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BTECH MECHANICAL PRINCIPLES AND APPLICATIONS Level 3 Unit 5.

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Presentation on theme: "BTECH MECHANICAL PRINCIPLES AND APPLICATIONS Level 3 Unit 5."— Presentation transcript:

1 BTECH MECHANICAL PRINCIPLES AND APPLICATIONS Level 3 Unit 5

2 FORCES AS VECTORS Vectors have a magnitude (amount) and a direction. Forces are vectors

3 FORCES AS VECTORS (2 FORCES) F1 F2 Forces F1 and F2 are in different directions They are NOT in equilibrium

4 FORCES AS VECTORS (2 FORCES) F1 F2 The two forces can be drawn like this. (In the correct direction and the lengths should be drawn to scale to represent the magnitude of the forces)

5 FORCES AS VECTORS (2 FORCES) F1 F2 If the two forces do not meet, the system is not in equilibrium

6 FORCES AS VECTORS (2 FORCES) F1 F2 F E If a third force (FE) was added in the way shown the three would be in equilibrium (They are all joined up following each other, The force system is balanced) This force is called the EQUILIBRANT

7 FORCES AS VECTORS (2 FORCES) F1 F2 FR If the line joining the two forces is in the opposite direction to the equilibrant it is the RESULTANT of the two forces The forces area not in equilibrium and the resultant shows the direction and magnitude of the combination of the two forces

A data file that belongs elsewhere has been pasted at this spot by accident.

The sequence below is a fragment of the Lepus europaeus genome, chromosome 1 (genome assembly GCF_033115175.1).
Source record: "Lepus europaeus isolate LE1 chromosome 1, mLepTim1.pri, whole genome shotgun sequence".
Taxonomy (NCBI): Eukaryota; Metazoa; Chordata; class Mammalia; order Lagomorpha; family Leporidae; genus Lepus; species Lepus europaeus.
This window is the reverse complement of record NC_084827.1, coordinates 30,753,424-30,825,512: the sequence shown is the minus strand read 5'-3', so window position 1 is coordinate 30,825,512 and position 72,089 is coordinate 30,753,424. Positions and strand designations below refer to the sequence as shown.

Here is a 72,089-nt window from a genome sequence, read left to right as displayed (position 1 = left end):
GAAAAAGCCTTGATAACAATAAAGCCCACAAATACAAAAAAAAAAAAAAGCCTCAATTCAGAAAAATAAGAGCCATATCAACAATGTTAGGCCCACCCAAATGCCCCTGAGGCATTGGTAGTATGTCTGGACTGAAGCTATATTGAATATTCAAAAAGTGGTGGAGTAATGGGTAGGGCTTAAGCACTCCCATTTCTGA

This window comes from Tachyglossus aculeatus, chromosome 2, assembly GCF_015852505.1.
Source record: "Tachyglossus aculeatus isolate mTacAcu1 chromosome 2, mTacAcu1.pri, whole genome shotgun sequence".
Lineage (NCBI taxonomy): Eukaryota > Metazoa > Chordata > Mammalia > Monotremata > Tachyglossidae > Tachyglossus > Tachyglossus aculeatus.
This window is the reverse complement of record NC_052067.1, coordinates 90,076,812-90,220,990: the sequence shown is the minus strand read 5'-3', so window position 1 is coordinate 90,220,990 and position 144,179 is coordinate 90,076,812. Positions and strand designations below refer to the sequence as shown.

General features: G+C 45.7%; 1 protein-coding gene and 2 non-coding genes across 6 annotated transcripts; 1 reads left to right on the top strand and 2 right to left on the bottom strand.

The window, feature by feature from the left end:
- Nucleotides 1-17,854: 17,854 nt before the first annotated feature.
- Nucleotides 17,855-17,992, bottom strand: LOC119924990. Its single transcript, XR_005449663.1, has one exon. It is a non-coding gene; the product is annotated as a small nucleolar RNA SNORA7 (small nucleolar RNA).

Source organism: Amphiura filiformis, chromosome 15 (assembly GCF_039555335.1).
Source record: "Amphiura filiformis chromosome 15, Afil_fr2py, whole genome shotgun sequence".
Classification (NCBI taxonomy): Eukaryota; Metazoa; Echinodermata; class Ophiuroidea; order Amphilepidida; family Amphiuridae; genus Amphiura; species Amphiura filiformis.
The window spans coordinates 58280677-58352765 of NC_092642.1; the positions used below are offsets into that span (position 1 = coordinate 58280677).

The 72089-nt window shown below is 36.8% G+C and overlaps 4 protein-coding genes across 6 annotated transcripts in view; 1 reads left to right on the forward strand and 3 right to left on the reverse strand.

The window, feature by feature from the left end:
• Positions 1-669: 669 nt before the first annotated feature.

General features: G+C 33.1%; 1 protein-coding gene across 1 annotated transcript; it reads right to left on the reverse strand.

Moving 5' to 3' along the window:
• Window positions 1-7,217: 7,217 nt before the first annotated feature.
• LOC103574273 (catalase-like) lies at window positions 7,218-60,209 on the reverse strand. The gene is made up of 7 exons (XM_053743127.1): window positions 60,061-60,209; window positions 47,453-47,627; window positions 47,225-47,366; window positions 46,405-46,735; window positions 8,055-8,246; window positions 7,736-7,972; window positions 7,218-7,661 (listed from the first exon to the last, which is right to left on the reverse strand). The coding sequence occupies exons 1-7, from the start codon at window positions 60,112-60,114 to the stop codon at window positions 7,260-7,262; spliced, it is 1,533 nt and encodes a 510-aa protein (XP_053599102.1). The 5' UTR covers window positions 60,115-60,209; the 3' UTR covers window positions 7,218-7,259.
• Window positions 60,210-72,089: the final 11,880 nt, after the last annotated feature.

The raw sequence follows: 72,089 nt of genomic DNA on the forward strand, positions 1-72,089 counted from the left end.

8 FORCES AS VECTORS (3 FORCES) F1 F2 F3 F1 F2 F3 FE

9 FORCES AS VECTORS (3 FORCES) F1 F2 F3 F1 F2 F3 FR

10 FORCES AS VECTORS ( 3 FORCES) 2 ND EXAMPLE F1 F2 F3 FE F1 F2 F3 FR Equilibrant Resultant F1 F2 F3 50 o

11 FORCES AS VECTORS F1 4N 12N FE 10N 4N 12N FR EquilibrantResultant F1 = 10N F2 = 4N F3 = 12N 50 o 40cm 60cm Forces on a flat rectangular plate

12 FINDING FE IDENTIFY THE DIRECTION AND MAGNITUDE OF THE FORCES THEN CONSTRUCT A VECTOR DIAGRAM F1 = 10 N F2 = 4N F3 =12 N 50 o 40cm 60cm

13 DRAW TO SCALE TO FIND THE MAGNITUDE AND DIRECTION OF FE (EQUILIBRANT) 10N 4N 12N FE 50 o FE = 22N (Measured)

14 DRAW IT IN THE OPPOSITE DIRECTION TO FIND THE MAGNITUDE AND DIRECTION OF RESULTANT FORCE 10N 4N 12N FR 50 o FE = 22N (Measured)

15 FINDING THE POSITION OF THE EQUILIBRANT (FE) F1 4N 12N 22N 10N 4N 12N 50 o 40cm 60cm

16 40cm 60cm 10N 4N 12N 50 o A x Clockwise = Anticlockwise 22N 22N x X = 4N x 40cm + 10N x N x 0 = 160Ncm X = 160 ÷ 22 = 7.27 cm The 10N and the 12N pass through the pivot A so the turning moment = 0 Put FE where you think it should be to balance the other forces

17 1.4kN 130 o 35 o A 2.6kN 1.4 kN P1 The diagram shows a uniform rectangular plate supported in a vertical plane by forces acting at the three corners of the plate. The plate is 4m x 3m and has a mass of 200kg a) Calculate the magnitude and direction of the resultant force b) Show the magnitude and direction of the equilibrant force c) Calculate the position of the resultant force with respect to the corner A (ie. Use A as a pivot) B TECH Question example 4m 3m